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Shirley Anderson

Shirley Anderson, born Shirley Ann Denter on April 5, 1925, to Max and Ruby Denter, died peacefully after bidding farewell to her family, on Wednesday, January 6, of complications from a hip fracture.

Shirley grew up in the mountains of Colorado. After spending the war years in Hanford, Washington, she returned home temporarily to run the family cafe and single gas pump in Big Thompson Canyon. There she met Bob, who had served in the USMC as a fighter pilot in the Pacific theatre, when he and his fishing buddies pulled up for gas and "all the steak you can eat." Shirley cooked, and by the end of the meal Bob had somewhat proposed. He needed a few weeks to think about it. Shirley advised him that if he thought too much she might be gone. Three weeks later they were married.

When Bob signed on with the U.S. surveying crew working in Montana, the new couple said goodbye to their families and headed for Big Sky Country. They lived in a small cabin on Rattlesnake Creek in Missoula where their two oldest children, Karen and Nels, were born. While Bob traveled, Shirley was isolated with two babies, pregnant with the third, and missing her family. She strongly encouraged her husband to take an offer of a partnership with her brother-in-law, Ted Andersen, in a Firestone store in Enumclaw, Washington. There the last baby, Kristin, was born.

After five years, Bob joined the U. S. Gypsum Company in Pilot Rock, Oregon. Karen and Nels started school in the two-story old schoolhouse, and Kris was home with mom. Shirley had a giant garden, fruit trees, canning and cooking and laundry - but she also had a plan. When Kris was old enough, she would go back to college and get her teaching degree. It took a while, but she succeeded.

Bob had been asked by his father, who started Silver State Laundry and Dry Cleaning in Denver, to take his place. The move opened up some amazing opportunities for Shirley. She started taking night classes at CU in Boulder. By the time her youngest was in junior high Shirley had graduated with a teaching degree. She taught fifth/sixth grade for 20 years inspiring many students retiring with recognition and appreciation. Bob and Shirley moved back to Montana in 1982 completing a circle of love and living.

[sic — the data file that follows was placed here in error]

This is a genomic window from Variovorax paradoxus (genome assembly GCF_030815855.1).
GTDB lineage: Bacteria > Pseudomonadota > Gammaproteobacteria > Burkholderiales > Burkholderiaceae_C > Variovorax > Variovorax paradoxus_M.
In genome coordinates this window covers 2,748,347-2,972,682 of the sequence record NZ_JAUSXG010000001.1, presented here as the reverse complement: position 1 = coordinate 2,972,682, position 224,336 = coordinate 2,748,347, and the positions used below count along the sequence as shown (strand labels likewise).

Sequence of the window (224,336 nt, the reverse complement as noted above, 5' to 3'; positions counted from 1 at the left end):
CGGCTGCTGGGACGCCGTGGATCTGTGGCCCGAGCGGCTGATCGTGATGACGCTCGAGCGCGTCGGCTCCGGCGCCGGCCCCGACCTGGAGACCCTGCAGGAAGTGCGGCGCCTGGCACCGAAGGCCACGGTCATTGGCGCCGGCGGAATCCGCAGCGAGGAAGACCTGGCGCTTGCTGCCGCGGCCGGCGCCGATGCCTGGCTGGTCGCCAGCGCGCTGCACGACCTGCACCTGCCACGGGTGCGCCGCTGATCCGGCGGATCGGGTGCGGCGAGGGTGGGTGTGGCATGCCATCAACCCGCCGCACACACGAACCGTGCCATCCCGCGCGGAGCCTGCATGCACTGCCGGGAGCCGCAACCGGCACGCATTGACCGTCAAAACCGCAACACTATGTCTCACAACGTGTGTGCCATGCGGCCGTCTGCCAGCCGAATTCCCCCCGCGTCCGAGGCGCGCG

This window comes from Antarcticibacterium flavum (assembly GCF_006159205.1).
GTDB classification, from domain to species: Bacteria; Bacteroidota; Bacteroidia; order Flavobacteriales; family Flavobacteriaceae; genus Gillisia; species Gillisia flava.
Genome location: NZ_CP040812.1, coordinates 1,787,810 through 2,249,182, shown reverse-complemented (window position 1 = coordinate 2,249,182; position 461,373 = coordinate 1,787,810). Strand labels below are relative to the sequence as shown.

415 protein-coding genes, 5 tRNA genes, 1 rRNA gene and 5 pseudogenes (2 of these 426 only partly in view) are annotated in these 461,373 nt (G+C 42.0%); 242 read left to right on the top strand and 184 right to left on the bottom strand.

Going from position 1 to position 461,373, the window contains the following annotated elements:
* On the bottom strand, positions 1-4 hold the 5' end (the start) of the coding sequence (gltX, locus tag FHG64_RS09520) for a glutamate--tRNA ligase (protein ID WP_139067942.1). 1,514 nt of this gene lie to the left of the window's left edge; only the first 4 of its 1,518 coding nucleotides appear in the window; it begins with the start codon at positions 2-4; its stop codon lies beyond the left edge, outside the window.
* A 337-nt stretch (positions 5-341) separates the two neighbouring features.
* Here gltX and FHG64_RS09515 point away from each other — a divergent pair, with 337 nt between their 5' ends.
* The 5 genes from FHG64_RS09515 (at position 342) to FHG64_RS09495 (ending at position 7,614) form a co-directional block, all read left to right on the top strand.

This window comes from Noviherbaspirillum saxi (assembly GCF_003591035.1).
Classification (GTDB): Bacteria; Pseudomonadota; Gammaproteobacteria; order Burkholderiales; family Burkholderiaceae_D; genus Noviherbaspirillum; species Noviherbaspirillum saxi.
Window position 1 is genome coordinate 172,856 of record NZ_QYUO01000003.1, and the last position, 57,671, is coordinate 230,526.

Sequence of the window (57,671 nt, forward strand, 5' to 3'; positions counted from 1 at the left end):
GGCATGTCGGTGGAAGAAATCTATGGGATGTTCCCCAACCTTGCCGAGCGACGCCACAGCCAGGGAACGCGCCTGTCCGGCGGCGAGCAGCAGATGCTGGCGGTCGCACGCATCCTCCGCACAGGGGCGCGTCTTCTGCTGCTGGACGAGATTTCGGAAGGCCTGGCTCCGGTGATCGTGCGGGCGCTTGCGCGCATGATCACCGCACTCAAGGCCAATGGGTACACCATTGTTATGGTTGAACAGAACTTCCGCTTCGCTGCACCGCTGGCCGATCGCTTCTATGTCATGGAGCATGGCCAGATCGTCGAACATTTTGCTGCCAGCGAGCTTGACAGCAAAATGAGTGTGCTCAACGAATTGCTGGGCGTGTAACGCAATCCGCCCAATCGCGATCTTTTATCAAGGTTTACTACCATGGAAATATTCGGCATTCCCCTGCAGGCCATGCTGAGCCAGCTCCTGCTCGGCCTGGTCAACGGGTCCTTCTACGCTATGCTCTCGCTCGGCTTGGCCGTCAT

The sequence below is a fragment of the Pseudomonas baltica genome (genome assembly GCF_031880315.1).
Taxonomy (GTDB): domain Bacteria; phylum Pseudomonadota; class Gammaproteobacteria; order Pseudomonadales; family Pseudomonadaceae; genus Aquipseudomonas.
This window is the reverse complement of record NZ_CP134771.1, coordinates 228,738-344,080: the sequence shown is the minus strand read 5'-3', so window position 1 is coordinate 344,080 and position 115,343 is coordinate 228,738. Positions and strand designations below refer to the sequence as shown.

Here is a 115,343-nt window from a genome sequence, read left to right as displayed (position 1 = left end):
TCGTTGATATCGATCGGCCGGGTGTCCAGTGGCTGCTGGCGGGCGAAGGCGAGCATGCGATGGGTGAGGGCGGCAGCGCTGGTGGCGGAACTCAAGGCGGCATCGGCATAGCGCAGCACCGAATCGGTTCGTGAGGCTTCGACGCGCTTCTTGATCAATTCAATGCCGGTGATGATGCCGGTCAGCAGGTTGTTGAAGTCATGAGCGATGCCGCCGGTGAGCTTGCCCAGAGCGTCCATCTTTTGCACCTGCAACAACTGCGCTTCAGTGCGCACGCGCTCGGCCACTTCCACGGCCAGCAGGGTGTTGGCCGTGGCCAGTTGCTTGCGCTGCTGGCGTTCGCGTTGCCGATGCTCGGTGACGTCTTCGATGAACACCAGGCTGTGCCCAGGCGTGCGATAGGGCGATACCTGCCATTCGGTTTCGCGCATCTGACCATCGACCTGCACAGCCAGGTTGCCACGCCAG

Shirley loved her family unconditionally and was a constant inspiration. While "retired," she created a park out of an empty lot in St. Regis that is enjoyed by the community to this day. She also led a major effort to develop a neighborhood plan for the Helena Flats area, where she and Bob maintained a home that remains in the family. Her courage, determination, and unwavering commitments to her husband, family, church, community, and action have enriched our lives. She was truly a "force of nature."

Throughout their married lives, one thread remained essential. One of Bob's two "requests" for their marriage was that she be educated and baptized in the Lutheran church. The other was that she learned to make lutefisk for an annual Christmas Eve dinner. She successfully fulfilled both. Their church family has always been incredibly important to them. For 30 years they have been beloved members of Bethlehem Lutheran Church in Kalispell. For the last five years they have enjoyed living in their own apartment at Immanuel Lutheran's Buffalo Hills Terrace. Bob was 98 in November and Shirley celebrated her 95th birthday in April. They also enjoyed a Zoom celebration of the 73rd wedding anniversary in September.

Shirley is survived by her loving husband Bob Anderson, children Karen Mercaldo, Nels Anderson, Kris Anderson (Sharon Pound); grandchildren Dominic Mercaldo, (Laura) Gianna DiGiovanni, (Craig) Nate Anderson, Kelsey Carson; and great-grandchildren Indiana and Sage Mercaldo, and another great-granddaughter on the way. Countless nieces and nephews across the country will be missing their last, living aunt. Kris and Sharon's godchildren and their parents, the Brian and Courtney Burky family, have also been adopted by Bob and Shirley as their own, along with many in the congregation of Bethlehem Lutheran.

A memorial will be held when it's safe to do so. We are grateful to have lived our lives under the influence of such an amazing, passionate woman. She will live in all our hearts forever. Before she passed on, she told Kris she could see herself cuddling into a huge, fluffy white cloud, floating around with a great joy and a tremendous peace. Godspeed Mom.

In lieu of flowers, memorial donations may be made to the Immanuel Foundation by going to Immanuel, select the "Make My Gift" button and select the "I would like to dedicate this donation" box which will allow you to enter Shirley's name.


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